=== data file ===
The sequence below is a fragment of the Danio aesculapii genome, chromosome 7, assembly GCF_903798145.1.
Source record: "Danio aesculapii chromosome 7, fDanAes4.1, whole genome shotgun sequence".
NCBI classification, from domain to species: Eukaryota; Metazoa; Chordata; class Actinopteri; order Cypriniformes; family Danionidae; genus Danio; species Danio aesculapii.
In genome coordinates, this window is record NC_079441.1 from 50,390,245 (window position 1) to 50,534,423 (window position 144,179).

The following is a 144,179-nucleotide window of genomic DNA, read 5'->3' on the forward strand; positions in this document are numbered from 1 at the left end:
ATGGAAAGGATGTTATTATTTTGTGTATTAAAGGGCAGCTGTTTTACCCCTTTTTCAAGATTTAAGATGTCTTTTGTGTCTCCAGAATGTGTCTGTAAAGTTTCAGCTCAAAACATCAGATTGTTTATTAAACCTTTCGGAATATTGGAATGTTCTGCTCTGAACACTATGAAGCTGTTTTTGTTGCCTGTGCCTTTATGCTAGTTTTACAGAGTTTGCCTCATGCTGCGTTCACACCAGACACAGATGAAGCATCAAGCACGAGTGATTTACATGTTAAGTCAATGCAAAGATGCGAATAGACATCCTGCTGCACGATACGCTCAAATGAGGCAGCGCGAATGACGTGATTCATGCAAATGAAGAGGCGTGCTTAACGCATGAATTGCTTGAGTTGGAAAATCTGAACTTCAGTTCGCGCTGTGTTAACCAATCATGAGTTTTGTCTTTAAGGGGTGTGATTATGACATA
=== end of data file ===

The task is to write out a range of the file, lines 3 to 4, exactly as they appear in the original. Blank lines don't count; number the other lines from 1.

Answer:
NCBI classification, from domain to species: Eukaryota; Metazoa; Chordata; class Actinopteri; order Cypriniformes; family Danionidae; genus Danio; species Danio aesculapii.
In genome coordinates, this window is record NC_079441.1 from 50,390,245 (window position 1) to 50,534,423 (window position 144,179).